by Terry Melo
Asteroids are the key to finding the origins of our solar system. Inside of asteroids are minerals that can enable us to know what our solar system is made of. Hopefully, asteroids will give us greater clues so we can make greater conclusions. Asteroid Zoo gives citizen scientists the opportunity to catch asteroids in pictures taken from the Catalina Sky Survey that scientists might have missed.
Asteroid Zoo presents the pictures in different frames numbered from 1-4. The Catalina Sky Survey took pictures of the same part of the sky but at different times. The pictures are taken about 10 minutes apart from one another to ensure the capture of an asteroid, since asteroids move while stars do not (stars are the brighter lights in the images). But why do scientists need your help? They need an extra pair of eyes to make sure they did not miss any potentially harmful asteroids in the pictures. Once you get on the website and start hunting, a tutorial is waiting for you below the “Help” tab. Unless you are an experienced Asteroid-Zoo hunter, a tutorial is a great first step for your experience so you can know exactly what you will be looking for.
The welcome screen from Asteroid Zoo, showing a background image from the Catalina Sky Survey.
The three classifications in Asteroid Zoo listed for the items in the picture are Asteroids, Artifacts, or Nothing. When you begin asteroid hunting, along with the transition of the frames, there is also a transitioning question: “Not visible?” This is valid when the asteroid you were tracking is no longer visible in the next frame. A possible asteroid might disappear in some frames because it might trail off the field of view. When an asteroid is not found but unusual objects in the picture are, they can be identified as Artifacts. Artifacts consist of a “star bleed”, “hot pixel/cosmic ray”, or “other.” Satellites can be confusing and ultimately classified as “other” because they have the same movement as asteroids in the sky. If there is nothing visible in the picture, then “Nothing” would be the classification for that picture. Asteroid Zoo and its many classifications should not be a challenge for you now. Below is an example of what an asteroid from Asteroid Zoo looks like in all four frames from!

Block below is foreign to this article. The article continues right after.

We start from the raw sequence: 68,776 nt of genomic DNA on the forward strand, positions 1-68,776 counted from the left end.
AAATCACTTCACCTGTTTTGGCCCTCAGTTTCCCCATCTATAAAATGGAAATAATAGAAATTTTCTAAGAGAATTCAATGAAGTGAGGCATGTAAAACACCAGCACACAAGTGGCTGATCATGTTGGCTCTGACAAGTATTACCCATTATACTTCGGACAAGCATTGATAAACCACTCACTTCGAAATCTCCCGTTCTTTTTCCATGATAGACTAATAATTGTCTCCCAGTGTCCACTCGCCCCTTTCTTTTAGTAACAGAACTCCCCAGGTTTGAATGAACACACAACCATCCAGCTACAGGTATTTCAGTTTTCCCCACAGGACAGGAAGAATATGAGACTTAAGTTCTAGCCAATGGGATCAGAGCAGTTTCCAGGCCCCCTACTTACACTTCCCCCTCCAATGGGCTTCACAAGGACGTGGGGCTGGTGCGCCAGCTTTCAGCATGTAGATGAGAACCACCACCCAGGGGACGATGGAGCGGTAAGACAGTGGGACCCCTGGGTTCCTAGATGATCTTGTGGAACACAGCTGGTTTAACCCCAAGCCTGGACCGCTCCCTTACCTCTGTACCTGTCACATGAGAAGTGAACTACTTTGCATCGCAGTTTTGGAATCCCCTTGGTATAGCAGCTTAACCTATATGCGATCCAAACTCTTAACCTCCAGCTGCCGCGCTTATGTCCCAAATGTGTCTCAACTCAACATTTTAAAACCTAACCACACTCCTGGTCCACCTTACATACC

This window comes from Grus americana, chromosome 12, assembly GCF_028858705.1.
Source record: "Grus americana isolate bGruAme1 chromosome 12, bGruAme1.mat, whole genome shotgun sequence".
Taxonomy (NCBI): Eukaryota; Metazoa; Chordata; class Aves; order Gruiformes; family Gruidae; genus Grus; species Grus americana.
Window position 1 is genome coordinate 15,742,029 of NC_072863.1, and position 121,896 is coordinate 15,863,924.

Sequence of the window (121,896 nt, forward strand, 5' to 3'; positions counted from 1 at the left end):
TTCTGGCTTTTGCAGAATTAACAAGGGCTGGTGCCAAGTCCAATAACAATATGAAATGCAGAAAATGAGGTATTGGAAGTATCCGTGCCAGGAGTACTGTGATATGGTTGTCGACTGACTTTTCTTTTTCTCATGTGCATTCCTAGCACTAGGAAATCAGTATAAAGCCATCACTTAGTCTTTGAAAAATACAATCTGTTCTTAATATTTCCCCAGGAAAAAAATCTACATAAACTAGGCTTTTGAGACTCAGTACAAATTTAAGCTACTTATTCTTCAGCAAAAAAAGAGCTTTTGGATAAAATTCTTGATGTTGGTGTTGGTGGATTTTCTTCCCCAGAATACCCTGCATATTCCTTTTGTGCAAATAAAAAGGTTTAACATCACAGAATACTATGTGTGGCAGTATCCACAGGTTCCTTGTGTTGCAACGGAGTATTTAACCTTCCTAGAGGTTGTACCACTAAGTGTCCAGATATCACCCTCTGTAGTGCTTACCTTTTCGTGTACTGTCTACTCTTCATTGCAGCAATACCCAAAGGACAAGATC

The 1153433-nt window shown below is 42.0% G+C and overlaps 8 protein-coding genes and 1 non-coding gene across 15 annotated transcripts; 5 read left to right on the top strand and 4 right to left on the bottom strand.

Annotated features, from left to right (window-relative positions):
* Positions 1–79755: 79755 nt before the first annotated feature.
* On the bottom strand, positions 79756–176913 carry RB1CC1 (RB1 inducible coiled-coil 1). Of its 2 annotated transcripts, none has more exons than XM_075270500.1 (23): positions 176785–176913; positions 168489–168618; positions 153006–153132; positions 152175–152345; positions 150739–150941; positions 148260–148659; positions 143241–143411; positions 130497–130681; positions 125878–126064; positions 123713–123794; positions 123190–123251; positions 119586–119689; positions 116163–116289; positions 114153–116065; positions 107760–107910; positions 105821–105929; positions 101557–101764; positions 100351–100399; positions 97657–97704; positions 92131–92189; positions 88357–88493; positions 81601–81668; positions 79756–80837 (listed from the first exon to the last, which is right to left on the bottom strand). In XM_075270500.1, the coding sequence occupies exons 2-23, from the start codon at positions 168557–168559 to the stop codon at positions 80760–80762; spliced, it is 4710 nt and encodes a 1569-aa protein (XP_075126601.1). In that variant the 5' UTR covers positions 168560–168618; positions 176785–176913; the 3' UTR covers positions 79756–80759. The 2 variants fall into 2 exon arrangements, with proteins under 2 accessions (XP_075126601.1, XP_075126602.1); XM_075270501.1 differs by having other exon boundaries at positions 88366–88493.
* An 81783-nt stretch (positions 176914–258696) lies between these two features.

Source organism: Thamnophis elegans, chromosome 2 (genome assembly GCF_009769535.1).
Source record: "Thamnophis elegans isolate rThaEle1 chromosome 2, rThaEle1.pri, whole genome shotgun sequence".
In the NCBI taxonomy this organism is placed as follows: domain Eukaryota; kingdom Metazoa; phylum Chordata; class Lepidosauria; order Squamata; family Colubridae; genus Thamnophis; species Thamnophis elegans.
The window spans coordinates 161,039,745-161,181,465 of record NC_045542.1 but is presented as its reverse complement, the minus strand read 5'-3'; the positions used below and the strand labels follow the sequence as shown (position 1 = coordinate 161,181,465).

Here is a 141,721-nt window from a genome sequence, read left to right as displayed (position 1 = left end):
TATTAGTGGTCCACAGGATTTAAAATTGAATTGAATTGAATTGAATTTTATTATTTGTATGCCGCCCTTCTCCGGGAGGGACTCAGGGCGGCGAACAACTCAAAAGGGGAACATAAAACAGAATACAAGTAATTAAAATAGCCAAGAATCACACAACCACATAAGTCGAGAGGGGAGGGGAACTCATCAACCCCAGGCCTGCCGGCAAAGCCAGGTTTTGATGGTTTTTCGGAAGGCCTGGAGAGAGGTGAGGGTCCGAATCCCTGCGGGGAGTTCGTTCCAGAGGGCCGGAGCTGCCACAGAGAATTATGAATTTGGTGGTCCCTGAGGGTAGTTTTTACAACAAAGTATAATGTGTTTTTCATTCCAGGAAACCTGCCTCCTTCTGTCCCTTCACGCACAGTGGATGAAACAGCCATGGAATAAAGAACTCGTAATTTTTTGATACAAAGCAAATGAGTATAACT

Note: The figure shows four different pictures from Asteroid Zoo that capture the movement of an asteroid. Looking from figure one through four, the asteroid moves towards the right. The red circle in the first frame outlines the moving asteroid. The yellow line stays in the same position so it can help you keep track of the moving asteroid.
Citizen scientists vary from the curious visitor in a museum to the lawyer interested in the night sky. In order to connect with Zooniverse projects, citizen scientists simply need connection to the website. Then, they can explore the many projects available. There are citizen science projects ranging from astronomy to climate. By helping to solve problems and find answers, Zooniverse has expanded from a single mind getting excited about solutions to an organization promoting individual thinkers to come together and collaborate in hope of discovering a greater idea.